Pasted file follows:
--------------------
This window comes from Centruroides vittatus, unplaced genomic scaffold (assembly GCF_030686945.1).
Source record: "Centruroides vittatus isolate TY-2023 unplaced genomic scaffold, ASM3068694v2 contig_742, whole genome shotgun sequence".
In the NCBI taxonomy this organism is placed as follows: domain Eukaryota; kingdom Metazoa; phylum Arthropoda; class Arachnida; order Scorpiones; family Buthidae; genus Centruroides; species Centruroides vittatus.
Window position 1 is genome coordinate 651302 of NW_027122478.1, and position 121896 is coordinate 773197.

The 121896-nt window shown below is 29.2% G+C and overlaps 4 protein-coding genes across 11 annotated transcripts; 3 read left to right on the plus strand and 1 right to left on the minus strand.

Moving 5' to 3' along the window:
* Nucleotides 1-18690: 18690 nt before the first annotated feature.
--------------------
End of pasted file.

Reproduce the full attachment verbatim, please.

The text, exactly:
This window comes from Centruroides vittatus, unplaced genomic scaffold (assembly GCF_030686945.1).
Source record: "Centruroides vittatus isolate TY-2023 unplaced genomic scaffold, ASM3068694v2 contig_742, whole genome shotgun sequence".
In the NCBI taxonomy this organism is placed as follows: domain Eukaryota; kingdom Metazoa; phylum Arthropoda; class Arachnida; order Scorpiones; family Buthidae; genus Centruroides; species Centruroides vittatus.
Window position 1 is genome coordinate 651302 of NW_027122478.1, and position 121896 is coordinate 773197.

The 121896-nt window shown below is 29.2% G+C and overlaps 4 protein-coding genes across 11 annotated transcripts; 3 read left to right on the plus strand and 1 right to left on the minus strand.

Moving 5' to 3' along the window:
* Nucleotides 1-18690: 18690 nt before the first annotated feature.